The world has already warmed by about 1.2C since the industrial era began and temperatures will keep rising unless governments around the world make steep cuts to emissions.

University of British Columbia atmospheric scientist Rachel White told the BBC that the massive devastation caused by this storm can likely be attributed to a combination of human-caused factors.

“As we warm up the climate, heavy rainfall events such as these are going to get more intense,” she said.

“As we warm up the atmosphere, as we warm up the oceans – more water is evaporated from the oceans. So then when we have these atmospheric river events, essentially the atmosphere can carry more water towards our mountains.” This then condenses into rain.

The extreme weather in Canada comes days after world leaders met for the COP26 climate conference in Glasgow.

The same region, British Columbia, suffered a record high heat wave in the summer that killed more than 500 people as well as wildfires, including one that destroyed the village of Lytton.

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U.S. to revoke terrorist designation for Colombia’s FARC, add breakaway groups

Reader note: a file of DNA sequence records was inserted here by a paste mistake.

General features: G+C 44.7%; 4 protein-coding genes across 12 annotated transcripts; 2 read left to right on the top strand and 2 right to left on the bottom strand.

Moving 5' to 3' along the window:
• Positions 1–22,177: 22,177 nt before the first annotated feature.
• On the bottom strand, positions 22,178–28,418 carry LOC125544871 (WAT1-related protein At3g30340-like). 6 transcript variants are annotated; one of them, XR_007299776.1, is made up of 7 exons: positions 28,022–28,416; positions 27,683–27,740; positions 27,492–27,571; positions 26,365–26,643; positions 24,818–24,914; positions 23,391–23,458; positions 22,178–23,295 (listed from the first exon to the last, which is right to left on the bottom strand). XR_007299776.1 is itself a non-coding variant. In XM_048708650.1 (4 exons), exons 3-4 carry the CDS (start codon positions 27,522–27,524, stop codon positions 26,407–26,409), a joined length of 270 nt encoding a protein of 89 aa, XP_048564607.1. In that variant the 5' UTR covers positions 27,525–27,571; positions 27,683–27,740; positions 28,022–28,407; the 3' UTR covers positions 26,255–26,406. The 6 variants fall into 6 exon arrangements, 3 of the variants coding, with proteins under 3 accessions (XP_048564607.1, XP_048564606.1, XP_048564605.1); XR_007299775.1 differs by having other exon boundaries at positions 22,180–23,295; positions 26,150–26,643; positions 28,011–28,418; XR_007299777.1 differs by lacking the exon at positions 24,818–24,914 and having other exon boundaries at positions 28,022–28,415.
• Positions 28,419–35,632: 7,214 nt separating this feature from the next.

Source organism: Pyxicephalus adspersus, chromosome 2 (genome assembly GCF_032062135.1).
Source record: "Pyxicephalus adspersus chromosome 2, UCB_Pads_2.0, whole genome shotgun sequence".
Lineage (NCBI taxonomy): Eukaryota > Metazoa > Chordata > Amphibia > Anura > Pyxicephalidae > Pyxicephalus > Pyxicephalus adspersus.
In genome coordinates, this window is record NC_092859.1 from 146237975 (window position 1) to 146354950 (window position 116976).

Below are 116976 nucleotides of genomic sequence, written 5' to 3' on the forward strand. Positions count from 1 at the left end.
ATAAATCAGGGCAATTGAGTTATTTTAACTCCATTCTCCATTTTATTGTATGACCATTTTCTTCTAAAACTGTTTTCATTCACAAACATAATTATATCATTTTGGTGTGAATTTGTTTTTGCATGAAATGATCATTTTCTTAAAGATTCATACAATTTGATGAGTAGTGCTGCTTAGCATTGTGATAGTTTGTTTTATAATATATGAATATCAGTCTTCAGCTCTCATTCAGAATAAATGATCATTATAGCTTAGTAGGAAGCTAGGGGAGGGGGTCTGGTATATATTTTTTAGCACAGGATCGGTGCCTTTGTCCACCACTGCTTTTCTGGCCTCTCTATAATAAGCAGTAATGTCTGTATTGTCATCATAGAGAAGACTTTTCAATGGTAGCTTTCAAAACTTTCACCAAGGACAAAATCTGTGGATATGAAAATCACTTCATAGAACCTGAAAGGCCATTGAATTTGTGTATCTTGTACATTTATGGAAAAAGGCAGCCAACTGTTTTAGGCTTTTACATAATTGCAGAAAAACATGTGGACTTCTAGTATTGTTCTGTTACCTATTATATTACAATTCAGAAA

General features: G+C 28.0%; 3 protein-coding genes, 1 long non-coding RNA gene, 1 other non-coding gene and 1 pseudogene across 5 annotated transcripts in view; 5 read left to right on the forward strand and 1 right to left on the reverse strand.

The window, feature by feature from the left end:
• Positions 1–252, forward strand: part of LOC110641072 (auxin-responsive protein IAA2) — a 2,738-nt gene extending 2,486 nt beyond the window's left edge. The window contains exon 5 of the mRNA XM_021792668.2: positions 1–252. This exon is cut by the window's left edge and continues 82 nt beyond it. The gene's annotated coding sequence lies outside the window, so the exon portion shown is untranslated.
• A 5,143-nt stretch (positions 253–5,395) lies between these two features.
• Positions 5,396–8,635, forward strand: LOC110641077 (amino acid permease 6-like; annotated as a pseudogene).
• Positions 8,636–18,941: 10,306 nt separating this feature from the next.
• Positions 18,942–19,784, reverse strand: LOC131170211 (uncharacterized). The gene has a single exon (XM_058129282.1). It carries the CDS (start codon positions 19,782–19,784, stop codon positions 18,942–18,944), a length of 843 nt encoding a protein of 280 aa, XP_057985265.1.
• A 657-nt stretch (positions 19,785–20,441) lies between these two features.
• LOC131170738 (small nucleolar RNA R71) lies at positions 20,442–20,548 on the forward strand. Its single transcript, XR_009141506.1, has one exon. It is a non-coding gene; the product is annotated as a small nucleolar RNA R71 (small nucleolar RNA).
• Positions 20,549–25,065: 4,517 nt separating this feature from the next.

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The United States will revoke its designation of the Colombian group the Revolutionary Armed Forces of Colombia as a foreign terrorist organization on Tuesday while designating two breakaway groups as such, a senior State Department official said on Friday.

A review of the terrorist listing – required every five years under U.S. law – found that the leftist organization known by the Spanish acronym FARC should no longer be listed, The official said.

But the two dissident groups that have formed out of FARC, La Segunda Marquetalia and FARC-EP, or People’s Army, would be designated as foreign terrorist organizations, the official said.

“It’s a realignment to address these current threats,” the official said. “The FARC that existed five years ago no longer exists.”

Founded in 1964, FARC was responsible for summary executions and kidnappings of thousands of people, including Americans.

On Tuesday, Reuters reported that the United States was preparing to remove FARC from the list five years after the group signed a peace agreement with Bogota.

The State Department notified the U.S. Congress on Tuesday of its planned delisting of FARC. The Colombian government was formally notified on Wednesday.

The government of Colombia did not immediately respond to a request for comment.